Saudi oil industry face huge risks as American, European refiners refusing Riyadh’s crude

Saudi Oil Industry at Risk as American, European Refiners Refusing Riyadh’s Crude

Oil prices collapsed to their lowest levels in decades in March amid coronavirus concerns and OPEC+’s failure to reach a deal on production cuts, which prompted Riyadh and its allies to open the taps.

Refineries in the United States and Europe are rejecting to accept any more Saudi oil, even at discounted prices, owing to a crude glut and lack of storage space, the Wall Street journal has reported, citing Saudi officials and oil traders.

Gulf Agency Company Ltd, a Dubai-based maritime logistics company, says buyers in India have also cut back on Saudi crude as that country has gone into lockdown to try to slow the spread of COVID-19. According to the company’s sources, at least 52 Indian ports have invoked a force majeure amid the outbreak, allowing them to cancel orders without incurring penalties.

Traders also told the WSJ that Russia – the oil exporter whose market share Saudi Arabia has been most keen to capture, has been able to compensate some of the decline in exports to Europe by redirecting them to China, a country where demand has been enjoying a slow recovery amid that country’s efforts to fight the pandemic.

Earlier, US-based financial analytics firm S&P Global reported that Saudi Aramco had topped up crude storage facilities near major refineries in Rotterdam in the Netherlands and Sidi Kerir in Egypt. The Rotterdam deliveries, S&P Global says, are part of a long-term effort by Saudi Aramco to increase the company’s crude oil market share in Europe, where Russian oil has traditionally been dominant.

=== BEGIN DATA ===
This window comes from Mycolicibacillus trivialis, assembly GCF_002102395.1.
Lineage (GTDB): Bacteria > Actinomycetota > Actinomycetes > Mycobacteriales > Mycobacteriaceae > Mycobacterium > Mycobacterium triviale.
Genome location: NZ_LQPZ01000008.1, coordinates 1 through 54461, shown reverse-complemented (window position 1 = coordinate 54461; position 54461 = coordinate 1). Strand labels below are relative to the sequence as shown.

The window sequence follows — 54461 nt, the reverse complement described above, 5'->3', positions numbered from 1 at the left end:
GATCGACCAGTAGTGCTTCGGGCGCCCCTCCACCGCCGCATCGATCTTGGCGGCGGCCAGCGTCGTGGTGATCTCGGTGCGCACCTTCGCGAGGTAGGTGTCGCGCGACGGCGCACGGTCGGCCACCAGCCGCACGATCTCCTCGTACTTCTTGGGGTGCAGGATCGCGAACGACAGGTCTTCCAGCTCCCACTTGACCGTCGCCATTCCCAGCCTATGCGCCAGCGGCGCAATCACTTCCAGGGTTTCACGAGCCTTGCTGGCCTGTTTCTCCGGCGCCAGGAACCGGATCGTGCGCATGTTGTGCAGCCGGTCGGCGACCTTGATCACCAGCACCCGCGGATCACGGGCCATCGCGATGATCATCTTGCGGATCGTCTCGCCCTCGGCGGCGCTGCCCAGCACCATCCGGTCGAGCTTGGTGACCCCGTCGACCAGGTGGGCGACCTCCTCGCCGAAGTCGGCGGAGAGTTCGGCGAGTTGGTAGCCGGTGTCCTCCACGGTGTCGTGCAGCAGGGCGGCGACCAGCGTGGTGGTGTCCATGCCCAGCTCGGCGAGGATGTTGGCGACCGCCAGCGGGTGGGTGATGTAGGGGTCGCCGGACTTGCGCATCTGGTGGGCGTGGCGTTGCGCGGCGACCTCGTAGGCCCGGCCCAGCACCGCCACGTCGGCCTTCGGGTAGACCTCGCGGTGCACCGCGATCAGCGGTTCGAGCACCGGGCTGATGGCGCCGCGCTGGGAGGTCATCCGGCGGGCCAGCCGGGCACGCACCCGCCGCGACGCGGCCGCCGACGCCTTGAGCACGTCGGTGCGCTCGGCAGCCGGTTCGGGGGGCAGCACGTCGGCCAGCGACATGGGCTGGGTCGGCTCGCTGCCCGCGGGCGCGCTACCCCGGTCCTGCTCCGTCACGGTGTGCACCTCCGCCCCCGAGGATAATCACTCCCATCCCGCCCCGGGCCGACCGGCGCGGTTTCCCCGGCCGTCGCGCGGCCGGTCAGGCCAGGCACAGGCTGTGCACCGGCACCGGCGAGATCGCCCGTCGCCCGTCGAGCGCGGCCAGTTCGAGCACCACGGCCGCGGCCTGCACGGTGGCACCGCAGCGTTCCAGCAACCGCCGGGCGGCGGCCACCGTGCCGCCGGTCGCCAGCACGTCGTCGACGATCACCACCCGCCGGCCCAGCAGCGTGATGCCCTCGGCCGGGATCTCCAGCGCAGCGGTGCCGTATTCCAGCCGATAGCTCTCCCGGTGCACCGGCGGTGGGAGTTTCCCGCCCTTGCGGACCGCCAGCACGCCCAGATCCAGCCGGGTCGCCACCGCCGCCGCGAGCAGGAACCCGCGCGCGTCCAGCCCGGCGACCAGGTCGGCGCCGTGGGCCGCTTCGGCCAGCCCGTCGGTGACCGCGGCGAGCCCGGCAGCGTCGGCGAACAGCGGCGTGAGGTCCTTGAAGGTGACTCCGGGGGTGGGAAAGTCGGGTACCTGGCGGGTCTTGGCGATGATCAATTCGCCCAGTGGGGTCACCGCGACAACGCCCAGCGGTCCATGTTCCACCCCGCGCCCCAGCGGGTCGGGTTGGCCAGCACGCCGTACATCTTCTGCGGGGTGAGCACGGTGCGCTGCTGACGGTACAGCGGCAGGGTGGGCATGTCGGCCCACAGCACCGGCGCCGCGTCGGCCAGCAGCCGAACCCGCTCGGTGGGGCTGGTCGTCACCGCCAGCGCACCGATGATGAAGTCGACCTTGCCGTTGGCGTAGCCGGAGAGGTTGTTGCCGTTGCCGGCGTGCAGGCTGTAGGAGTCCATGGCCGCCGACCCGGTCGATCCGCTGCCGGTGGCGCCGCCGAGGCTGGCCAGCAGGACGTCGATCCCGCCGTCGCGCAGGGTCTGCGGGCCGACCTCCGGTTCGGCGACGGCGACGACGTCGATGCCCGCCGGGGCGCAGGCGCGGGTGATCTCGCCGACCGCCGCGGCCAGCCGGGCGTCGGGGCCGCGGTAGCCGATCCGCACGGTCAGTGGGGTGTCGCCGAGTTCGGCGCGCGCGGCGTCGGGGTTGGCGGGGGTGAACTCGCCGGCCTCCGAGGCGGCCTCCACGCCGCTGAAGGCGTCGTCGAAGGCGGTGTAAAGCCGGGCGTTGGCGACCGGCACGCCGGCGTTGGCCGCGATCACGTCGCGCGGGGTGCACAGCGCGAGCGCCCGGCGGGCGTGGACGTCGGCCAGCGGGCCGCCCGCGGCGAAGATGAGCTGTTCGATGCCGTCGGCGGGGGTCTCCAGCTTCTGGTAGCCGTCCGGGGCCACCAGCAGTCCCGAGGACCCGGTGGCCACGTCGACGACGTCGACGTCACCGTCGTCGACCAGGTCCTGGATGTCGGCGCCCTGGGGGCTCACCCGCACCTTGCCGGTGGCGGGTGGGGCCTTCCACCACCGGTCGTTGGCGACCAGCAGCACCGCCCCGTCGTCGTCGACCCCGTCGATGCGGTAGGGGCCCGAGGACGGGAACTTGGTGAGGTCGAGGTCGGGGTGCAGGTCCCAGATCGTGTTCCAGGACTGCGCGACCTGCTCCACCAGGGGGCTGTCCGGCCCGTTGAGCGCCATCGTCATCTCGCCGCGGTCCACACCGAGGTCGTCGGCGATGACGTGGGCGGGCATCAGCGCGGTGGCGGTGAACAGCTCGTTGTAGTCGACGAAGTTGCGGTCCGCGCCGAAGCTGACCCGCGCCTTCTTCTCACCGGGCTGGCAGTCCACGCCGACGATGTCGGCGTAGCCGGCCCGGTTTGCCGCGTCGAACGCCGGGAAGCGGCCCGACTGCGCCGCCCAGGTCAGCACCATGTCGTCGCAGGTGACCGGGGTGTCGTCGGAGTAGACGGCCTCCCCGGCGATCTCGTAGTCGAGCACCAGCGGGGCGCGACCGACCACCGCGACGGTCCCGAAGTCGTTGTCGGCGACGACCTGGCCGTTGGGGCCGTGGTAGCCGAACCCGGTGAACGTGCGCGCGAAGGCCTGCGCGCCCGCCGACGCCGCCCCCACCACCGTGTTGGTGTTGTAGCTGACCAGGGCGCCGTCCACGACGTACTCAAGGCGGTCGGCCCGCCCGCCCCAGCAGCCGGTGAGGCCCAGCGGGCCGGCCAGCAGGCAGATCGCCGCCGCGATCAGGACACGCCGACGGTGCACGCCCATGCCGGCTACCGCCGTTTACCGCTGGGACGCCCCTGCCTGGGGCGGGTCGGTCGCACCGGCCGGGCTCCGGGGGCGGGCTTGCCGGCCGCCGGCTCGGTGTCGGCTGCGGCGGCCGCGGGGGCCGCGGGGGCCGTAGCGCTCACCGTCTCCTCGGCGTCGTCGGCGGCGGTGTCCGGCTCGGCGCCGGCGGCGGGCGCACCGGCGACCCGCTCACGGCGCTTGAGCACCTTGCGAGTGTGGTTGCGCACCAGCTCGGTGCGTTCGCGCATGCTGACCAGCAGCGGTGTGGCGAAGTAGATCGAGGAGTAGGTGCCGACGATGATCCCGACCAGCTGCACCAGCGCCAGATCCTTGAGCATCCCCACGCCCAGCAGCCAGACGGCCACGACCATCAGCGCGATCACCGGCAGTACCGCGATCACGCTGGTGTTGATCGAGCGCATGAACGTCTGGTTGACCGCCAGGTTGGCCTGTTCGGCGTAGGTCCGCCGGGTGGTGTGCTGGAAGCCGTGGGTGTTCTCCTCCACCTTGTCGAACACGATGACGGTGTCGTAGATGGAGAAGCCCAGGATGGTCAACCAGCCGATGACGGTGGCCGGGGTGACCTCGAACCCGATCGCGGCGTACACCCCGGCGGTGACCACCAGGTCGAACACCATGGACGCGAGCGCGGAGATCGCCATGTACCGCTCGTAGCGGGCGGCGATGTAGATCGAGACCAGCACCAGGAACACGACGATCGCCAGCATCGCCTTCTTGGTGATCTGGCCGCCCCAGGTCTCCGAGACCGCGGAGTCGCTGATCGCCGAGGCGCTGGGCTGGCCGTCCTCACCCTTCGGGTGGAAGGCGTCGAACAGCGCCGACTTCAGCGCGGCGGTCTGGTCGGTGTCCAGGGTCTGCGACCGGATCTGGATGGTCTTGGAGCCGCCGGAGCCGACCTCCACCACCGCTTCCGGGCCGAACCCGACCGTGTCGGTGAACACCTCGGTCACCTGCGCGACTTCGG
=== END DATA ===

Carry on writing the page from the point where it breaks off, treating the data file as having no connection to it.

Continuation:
According to WSJ, Saudi Arabia may need to cut prices even further as international benchmark Brent has fallen below even the discounted rates at which the country is looking to sell.

Crude futures shed about 45 percent of their value this month amid the global economic slowdown associated with COVID-19, and Saudi Arabia’s decision to ramp up production to up to 12.3 million barrels per day. Saudi Arabia and its allies moved to increase crude output in early March after Russia’s energy ministry said it could not agree to more cuts in output, leading Riyadh to flood the market and kick off a price war.

Earlier this week, Bloomberg warned that declining oil revenues may lead to an “unthinkable balance-of-payments crisis” for Riyadh and end the country’s decades’ long policy of pegging its currency, the riyal, to the US dollar. The business news outlet warned that the country’s central bank reserves plus sovereign wealth fund minus government debt currently stand at just 0.1 percent of GDP, down from as much as 50 percent of GDP just six years ago, and predicted that the country would become a net debtor “for the foreseeable future, even if prices rise back above $80.”

Moody’s, meanwhile, says it expects prices to stabilize to $40-$55 a barrel for the year 2020, and grow to $50-$55 a barrel in 2021 pending a resumption in global economic growth.

On Wednesday, US media reported that President Trump planned to try to convince Riyadh to end its oil production boost amid concerns over the price war’s impact on US shale, which has a breakeven price of as high as $68 per barrel. Washington has already taken emergency measures aimed at preventing the collapse of the shale industry, announcing last week that it would buy up some 77 million barrels of crude on the domestic market to shore up the strategic oil reserve.

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